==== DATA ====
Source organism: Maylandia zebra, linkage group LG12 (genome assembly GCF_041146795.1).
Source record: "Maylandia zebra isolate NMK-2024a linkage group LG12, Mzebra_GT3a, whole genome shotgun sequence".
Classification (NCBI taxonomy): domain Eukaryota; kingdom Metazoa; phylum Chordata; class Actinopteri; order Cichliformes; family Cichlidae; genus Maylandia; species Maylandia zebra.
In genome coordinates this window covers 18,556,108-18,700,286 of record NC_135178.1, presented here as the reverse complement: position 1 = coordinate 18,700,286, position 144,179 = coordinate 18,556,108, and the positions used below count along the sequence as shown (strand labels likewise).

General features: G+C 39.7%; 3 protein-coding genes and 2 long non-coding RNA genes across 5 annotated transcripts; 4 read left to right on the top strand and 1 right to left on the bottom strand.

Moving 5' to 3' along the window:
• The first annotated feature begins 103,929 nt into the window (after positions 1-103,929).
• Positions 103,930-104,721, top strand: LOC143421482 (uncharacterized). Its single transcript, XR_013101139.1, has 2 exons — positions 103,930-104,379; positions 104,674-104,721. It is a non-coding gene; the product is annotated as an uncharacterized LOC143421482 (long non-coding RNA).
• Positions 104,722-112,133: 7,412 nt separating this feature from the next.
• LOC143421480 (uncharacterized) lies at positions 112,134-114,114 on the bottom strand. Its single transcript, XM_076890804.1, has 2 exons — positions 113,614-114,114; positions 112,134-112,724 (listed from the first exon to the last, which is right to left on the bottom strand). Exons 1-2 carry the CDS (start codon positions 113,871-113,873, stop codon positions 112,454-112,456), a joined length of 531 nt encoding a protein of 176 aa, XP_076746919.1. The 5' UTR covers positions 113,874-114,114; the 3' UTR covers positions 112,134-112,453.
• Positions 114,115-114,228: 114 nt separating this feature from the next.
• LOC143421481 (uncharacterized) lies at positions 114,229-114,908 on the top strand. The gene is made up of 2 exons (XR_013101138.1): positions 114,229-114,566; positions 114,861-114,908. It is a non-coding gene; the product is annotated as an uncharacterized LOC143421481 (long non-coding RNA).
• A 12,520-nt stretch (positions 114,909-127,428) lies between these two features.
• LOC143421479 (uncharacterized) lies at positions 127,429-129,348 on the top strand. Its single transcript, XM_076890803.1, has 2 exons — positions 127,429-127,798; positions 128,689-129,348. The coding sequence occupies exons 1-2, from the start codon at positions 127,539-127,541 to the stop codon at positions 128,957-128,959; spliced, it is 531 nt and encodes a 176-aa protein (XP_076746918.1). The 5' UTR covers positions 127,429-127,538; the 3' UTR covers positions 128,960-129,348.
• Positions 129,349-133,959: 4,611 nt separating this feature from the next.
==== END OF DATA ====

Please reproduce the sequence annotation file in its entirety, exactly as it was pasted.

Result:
Source organism: Maylandia zebra, linkage group LG12 (genome assembly GCF_041146795.1).
Source record: "Maylandia zebra isolate NMK-2024a linkage group LG12, Mzebra_GT3a, whole genome shotgun sequence".
Classification (NCBI taxonomy): domain Eukaryota; kingdom Metazoa; phylum Chordata; class Actinopteri; order Cichliformes; family Cichlidae; genus Maylandia; species Maylandia zebra.
In genome coordinates this window covers 18,556,108-18,700,286 of record NC_135178.1, presented here as the reverse complement: position 1 = coordinate 18,700,286, position 144,179 = coordinate 18,556,108, and the positions used below count along the sequence as shown (strand labels likewise).

General features: G+C 39.7%; 3 protein-coding genes and 2 long non-coding RNA genes across 5 annotated transcripts; 4 read left to right on the top strand and 1 right to left on the bottom strand.

Moving 5' to 3' along the window:
• The first annotated feature begins 103,929 nt into the window (after positions 1-103,929).
• Positions 103,930-104,721, top strand: LOC143421482 (uncharacterized). Its single transcript, XR_013101139.1, has 2 exons — positions 103,930-104,379; positions 104,674-104,721. It is a non-coding gene; the product is annotated as an uncharacterized LOC143421482 (long non-coding RNA).
• Positions 104,722-112,133: 7,412 nt separating this feature from the next.
• LOC143421480 (uncharacterized) lies at positions 112,134-114,114 on the bottom strand. Its single transcript, XM_076890804.1, has 2 exons — positions 113,614-114,114; positions 112,134-112,724 (listed from the first exon to the last, which is right to left on the bottom strand). Exons 1-2 carry the CDS (start codon positions 113,871-113,873, stop codon positions 112,454-112,456), a joined length of 531 nt encoding a protein of 176 aa, XP_076746919.1. The 5' UTR covers positions 113,874-114,114; the 3' UTR covers positions 112,134-112,453.
• Positions 114,115-114,228: 114 nt separating this feature from the next.
• LOC143421481 (uncharacterized) lies at positions 114,229-114,908 on the top strand. The gene is made up of 2 exons (XR_013101138.1): positions 114,229-114,566; positions 114,861-114,908. It is a non-coding gene; the product is annotated as an uncharacterized LOC143421481 (long non-coding RNA).
• A 12,520-nt stretch (positions 114,909-127,428) lies between these two features.
• LOC143421479 (uncharacterized) lies at positions 127,429-129,348 on the top strand. Its single transcript, XM_076890803.1, has 2 exons — positions 127,429-127,798; positions 128,689-129,348. The coding sequence occupies exons 1-2, from the start codon at positions 127,539-127,541 to the stop codon at positions 128,957-128,959; spliced, it is 531 nt and encodes a 176-aa protein (XP_076746918.1). The 5' UTR covers positions 127,429-127,538; the 3' UTR covers positions 128,960-129,348.
• Positions 129,349-133,959: 4,611 nt separating this feature from the next.